It is well established that it is within the province of the trier of fact to determine the credibility of witnesses, and we will not interfere with that determination unless the verdict is found to be palpably contrary to the weight of the evidence. People v. Pulaski, 15 Ill.2d 291, 155 N.E.2d 29, cert. denied, 359 U.S. 997, 3 L.Ed.2d 985, 79 S.Ct. 1134.
• 1, 2 Here, defendant did not testify and no alibi witnesses were offered on his behalf. Nega was the only identification witness and, although his testimony was conflicting as to where he first saw the two men, he did testify that the lighting was good and that he had no difficulty in seeing defendant's face from a front and side view as the two men passed him. We cannot accept defendant's statement that the inability of Nega to identify the object defendant's alleged companion was carrying, other than by its dimensions, is indicative of poor lighting in the area. The fact that he was able to give the dimensions of the box indicates to the contrary. Moreover, we see nothing in the record to indicate that the police used suggestive procedures, as implied by defendant, in relation to Nega's photographic identification. It appears that two photos of defendant were included in a stack handed to Nega by the police. There were at least six and perhaps ten in the stack, and we do not believe that the inability of Nega to identify defendant from the photos on his first viewing suggests in itself that his identification on a second viewing was tainted.
In further support of the contention that he was not proven guilty beyond a reasonable doubt, defendant claims that the gun received in evidence was improperly admitted because it was not sufficiently identified. We see no merit in this contention. Officer Hill testified that after taking a semiautomatic blue steel pistol from defendant, he carried it to the police station where he inventoried it and then gave it to the desk sergeant to be sent to the crime laboratory. The record includes not only his signed inventory slip containing the serial number of the gun but also a receipt of the crime laboratory bearing the same number. Hill further testified that the gun introduced in evidence was the one he removed from defendant. It is not suggested here by defendant that the procedures used in the handling and testing of the gun were improper.
• 3 The principle to be applied in the case before us is that, in the absence of any indication of substitution, alteration, or other form of tampering, reasonable protective techniques are sufficient. (People v. Wrona, 7 Ill. App.3d 1, 286 N.E.2d 370; see also, People v. Scott, 3 Ill. App.3d 493, 279 N.E.2d 19.) We believe that reasonable protective means were used here and that the gun was sufficiently identified as the one removed from defendant.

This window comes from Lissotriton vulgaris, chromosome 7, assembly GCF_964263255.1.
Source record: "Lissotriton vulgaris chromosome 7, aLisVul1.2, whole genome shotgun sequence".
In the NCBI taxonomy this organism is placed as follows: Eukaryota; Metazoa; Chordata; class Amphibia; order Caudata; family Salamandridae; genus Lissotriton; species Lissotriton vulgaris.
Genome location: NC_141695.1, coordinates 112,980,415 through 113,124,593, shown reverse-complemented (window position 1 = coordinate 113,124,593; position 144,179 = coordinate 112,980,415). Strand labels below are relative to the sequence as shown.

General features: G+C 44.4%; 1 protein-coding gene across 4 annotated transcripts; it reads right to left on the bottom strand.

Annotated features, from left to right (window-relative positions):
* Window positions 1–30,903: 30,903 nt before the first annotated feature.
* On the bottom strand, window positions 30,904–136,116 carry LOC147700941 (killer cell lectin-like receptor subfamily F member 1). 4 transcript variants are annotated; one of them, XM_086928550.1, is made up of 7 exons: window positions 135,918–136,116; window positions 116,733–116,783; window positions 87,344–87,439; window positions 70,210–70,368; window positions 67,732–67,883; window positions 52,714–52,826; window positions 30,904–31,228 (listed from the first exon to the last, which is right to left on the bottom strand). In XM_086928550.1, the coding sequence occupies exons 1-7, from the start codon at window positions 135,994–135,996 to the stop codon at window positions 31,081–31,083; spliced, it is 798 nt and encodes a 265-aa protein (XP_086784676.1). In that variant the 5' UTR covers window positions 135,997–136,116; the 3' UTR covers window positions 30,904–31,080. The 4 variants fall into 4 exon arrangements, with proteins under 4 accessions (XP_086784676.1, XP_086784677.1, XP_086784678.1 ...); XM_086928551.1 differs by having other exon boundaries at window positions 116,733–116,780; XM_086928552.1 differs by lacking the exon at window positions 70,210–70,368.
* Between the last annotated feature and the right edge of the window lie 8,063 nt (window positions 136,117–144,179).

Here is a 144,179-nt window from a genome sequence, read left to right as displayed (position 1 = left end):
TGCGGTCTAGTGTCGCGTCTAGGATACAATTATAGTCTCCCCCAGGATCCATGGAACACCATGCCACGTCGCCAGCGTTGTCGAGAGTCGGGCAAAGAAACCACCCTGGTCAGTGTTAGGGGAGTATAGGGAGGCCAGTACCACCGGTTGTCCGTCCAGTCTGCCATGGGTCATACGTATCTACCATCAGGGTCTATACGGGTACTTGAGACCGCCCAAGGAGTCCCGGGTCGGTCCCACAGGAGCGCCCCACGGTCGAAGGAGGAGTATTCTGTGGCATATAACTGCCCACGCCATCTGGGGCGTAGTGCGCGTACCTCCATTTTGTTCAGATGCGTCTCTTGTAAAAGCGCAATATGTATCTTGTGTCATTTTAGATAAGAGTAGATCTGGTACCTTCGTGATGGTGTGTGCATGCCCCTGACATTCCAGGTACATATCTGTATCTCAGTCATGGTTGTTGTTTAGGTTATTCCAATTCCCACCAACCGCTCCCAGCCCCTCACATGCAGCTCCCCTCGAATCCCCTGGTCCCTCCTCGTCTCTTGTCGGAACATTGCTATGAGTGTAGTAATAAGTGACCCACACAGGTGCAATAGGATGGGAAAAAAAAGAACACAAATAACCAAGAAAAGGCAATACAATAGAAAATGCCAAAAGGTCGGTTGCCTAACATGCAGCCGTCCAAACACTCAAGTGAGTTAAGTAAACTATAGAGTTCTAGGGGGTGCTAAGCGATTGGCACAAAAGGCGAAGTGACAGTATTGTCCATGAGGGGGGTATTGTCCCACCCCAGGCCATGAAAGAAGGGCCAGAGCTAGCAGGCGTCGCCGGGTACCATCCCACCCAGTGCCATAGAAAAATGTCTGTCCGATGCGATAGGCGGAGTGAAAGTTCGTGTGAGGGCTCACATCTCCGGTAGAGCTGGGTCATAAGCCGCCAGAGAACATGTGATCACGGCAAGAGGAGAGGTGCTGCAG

In view of the foregoing, we are of the opinion that the State presented sufficient evidence to satisfy the requirement of proof beyond a reasonable doubt.
Defendant next raises a question as to whether the trial court abused its discretion in prohibiting his counsel from conducting a courtroom demonstration. An attempt was made to show the improbability of Nega's testimony that he observed defendant walking at a fast pace for a distance of approximately 200 feet in about two minutes. Defendant's counsel wished to show this was not probable by walking two lengths of the courtroom, which he estimated to be approximately 40 to 50 feet long, and at the same time he asked that Nega announce the elapsed time as determined from the courtroom clock. The court prohibited this action on the ground that the clock was not calibrated, the length of the courtroom had not been determined, and because counsel might not walk at the same speed as defendant had reportedly walked.
• 4 It is clear that the trial judge has a wide degree of discretion in ruling upon the admissibility of courtroom demonstrations. (People v. Pisarski, 6 Ill. App.3d 235, 285 N.E.2d 551.) As stated in McCormick on Evidence § 202 (2nd ed. 1972):